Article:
Performing Arts: Smokey Sings & Gives Back

by Editorial

The Duke Ellington School of the Arts Presents the 2012 Performance Series of Legends featuring Smokey Robinson.
By Jill A. Norris

Gladney and Smokey Robinson at Kennedy Center Honors Red Carpet. December 5, 2010. (Photo by Tony Powell)

Music fans of all ages will be going to a go-go to see Smokey Robinson, the King of Motown, live on Saturday, March 3, at 7:30 pm in the concert hall of the John F. Kennedy Center for the Performing Arts. Although Robinson will not have the month of May, he will most-likely have a packed house, as it is not everyday that music fans have the opportunity to hear such an admired and influential musical talent. There will be no tears for Robinson to track because in addition to raising money for the acclaimed school, the Michigan native will be celebrating his 50th anniversary of being a part of the music business, as well as the 50th anniversary of Motown Records, where he was once vice president.

Smokey Robinson played a prominent role in shaping the music industry into what it is today. In addition to crusin’ his way to producing 37 top 40 hits over his music career, he has also received numerous awards, including a Grammy Lifetime Achievement Award, a Grammy Award for “Best R&B Performance, Male,” and has been inducted into the Songwriter Hall of Fame, the Rock and Roll Hall of Fame and the Hollywood Walk of Fame, both as a solo artist and with his musical group, The Miracles.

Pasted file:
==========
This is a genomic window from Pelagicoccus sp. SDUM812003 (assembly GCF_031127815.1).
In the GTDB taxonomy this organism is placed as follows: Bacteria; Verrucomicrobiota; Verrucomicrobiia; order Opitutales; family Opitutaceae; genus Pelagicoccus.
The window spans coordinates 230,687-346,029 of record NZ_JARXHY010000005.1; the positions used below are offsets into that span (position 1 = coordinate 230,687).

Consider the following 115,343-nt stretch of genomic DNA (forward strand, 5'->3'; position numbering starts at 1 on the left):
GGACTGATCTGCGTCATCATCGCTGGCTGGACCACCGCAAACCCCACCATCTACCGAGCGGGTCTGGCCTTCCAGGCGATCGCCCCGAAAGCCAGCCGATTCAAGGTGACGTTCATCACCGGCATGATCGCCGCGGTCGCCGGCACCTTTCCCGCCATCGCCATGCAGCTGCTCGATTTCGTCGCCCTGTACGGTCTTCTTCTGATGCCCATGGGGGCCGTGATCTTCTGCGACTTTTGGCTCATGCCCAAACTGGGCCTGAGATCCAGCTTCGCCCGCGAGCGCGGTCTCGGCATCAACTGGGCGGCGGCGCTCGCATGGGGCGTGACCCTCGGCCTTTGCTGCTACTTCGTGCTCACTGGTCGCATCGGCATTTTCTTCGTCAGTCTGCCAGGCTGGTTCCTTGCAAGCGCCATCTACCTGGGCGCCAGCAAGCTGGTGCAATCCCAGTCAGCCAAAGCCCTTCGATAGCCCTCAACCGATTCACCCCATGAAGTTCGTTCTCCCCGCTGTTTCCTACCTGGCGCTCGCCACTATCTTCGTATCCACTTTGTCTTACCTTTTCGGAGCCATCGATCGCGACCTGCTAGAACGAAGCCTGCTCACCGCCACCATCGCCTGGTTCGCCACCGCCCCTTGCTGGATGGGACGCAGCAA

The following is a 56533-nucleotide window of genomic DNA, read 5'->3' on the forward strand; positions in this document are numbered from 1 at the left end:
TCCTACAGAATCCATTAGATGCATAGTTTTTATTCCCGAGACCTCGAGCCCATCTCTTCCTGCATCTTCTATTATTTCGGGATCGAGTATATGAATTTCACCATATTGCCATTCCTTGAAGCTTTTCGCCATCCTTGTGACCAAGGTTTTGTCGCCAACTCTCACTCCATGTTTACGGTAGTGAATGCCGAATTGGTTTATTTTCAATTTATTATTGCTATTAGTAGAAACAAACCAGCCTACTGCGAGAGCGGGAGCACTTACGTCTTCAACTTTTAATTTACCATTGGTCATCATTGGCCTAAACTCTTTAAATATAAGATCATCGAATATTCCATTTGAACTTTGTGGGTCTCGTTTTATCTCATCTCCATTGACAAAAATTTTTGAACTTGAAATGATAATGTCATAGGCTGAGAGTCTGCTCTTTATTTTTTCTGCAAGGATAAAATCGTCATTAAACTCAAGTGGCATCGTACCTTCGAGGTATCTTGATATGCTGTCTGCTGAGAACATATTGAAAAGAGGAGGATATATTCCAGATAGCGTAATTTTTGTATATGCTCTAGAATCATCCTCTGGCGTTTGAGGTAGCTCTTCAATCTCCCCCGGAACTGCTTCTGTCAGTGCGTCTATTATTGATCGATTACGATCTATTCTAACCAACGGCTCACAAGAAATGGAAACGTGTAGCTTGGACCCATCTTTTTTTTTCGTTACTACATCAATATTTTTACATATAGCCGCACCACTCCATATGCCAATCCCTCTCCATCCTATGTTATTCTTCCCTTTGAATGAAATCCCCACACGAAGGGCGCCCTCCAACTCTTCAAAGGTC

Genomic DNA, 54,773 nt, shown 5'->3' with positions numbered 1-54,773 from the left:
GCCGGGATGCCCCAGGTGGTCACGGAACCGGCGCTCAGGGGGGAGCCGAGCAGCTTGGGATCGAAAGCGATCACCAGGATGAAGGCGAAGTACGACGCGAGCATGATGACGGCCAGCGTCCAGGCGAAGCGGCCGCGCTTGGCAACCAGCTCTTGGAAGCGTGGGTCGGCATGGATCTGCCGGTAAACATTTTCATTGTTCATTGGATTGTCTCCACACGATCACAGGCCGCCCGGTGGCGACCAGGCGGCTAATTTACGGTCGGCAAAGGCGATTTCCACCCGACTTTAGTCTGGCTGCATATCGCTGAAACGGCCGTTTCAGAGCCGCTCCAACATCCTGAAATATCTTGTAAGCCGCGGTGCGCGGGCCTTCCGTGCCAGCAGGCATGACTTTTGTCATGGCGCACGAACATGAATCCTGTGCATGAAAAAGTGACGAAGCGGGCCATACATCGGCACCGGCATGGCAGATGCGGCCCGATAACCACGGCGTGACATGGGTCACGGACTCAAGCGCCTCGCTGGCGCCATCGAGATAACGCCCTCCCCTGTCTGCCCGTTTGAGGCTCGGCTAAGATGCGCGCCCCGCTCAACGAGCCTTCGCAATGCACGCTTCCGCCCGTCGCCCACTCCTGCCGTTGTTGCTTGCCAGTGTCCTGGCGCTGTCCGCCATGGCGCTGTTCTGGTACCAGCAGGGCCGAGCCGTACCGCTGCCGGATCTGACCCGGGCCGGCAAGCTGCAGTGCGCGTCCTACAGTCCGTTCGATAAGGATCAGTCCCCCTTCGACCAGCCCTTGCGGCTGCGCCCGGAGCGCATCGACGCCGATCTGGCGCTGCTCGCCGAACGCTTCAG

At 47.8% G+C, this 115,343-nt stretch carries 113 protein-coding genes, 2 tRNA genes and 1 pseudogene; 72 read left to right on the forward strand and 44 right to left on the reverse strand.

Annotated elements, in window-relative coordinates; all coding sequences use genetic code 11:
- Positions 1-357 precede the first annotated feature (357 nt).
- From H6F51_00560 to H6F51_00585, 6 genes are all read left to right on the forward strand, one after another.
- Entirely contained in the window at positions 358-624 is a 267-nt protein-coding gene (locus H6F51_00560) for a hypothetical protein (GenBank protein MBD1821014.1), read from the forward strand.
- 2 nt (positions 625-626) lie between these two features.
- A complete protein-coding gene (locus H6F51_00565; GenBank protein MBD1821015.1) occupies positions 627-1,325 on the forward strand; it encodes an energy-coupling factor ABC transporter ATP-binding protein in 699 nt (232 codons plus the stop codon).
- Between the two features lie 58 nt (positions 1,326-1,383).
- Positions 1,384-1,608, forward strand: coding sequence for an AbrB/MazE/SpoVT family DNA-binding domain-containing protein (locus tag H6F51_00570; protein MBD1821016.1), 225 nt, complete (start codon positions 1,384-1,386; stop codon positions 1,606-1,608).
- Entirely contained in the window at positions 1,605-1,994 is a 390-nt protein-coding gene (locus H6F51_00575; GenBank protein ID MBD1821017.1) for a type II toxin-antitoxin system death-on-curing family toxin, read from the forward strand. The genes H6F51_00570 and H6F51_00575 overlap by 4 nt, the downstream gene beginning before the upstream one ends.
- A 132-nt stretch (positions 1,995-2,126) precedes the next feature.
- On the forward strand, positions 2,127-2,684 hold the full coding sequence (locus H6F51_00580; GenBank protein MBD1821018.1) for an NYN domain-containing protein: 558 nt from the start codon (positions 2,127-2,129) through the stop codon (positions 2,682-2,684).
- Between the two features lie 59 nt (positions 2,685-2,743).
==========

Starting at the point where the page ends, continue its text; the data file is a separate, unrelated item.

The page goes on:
The Duke Ellington School of the Arts was founded in 1974 and offers its student many opportunities, such as the Performance Series of Legends, to experience different cultures through art and academia. Because the school is so dedicated to enabling its students to express their creativity, it is no wonder that so many musical figures have performed for the school over the years. A few of Robinson’s performing predecessors include David Chappelle, Denyce Graves and Stevie Wonder.

“These artists’ willingness to give back their time, resources and inspiration through this Performance Series provides Duke Ellington students valuable exposure and customized artistic direction,” said Rory Pullens, Head of School and CEO of the Duke Ellington School of the Arts. This is only one way in which Robinson has been able to stay in-tune with his musical roots.

to “shop around” for general tickets, go to the Kennedy Center Box Office or order them online. Ticket prices run from $50 – $150 and VIP tickets are available for pre-sale for $500 at the office of the Ellington Fund.  Benefit sponsorship packages are also available from $2,500 to $100,000.

For more information regarding this event, please click here to visit the Ellington School of Arts official website.

Edward Kennedy "Duke" Ellington, composer, pianists, and jazz musician. Photo: K. Olsen

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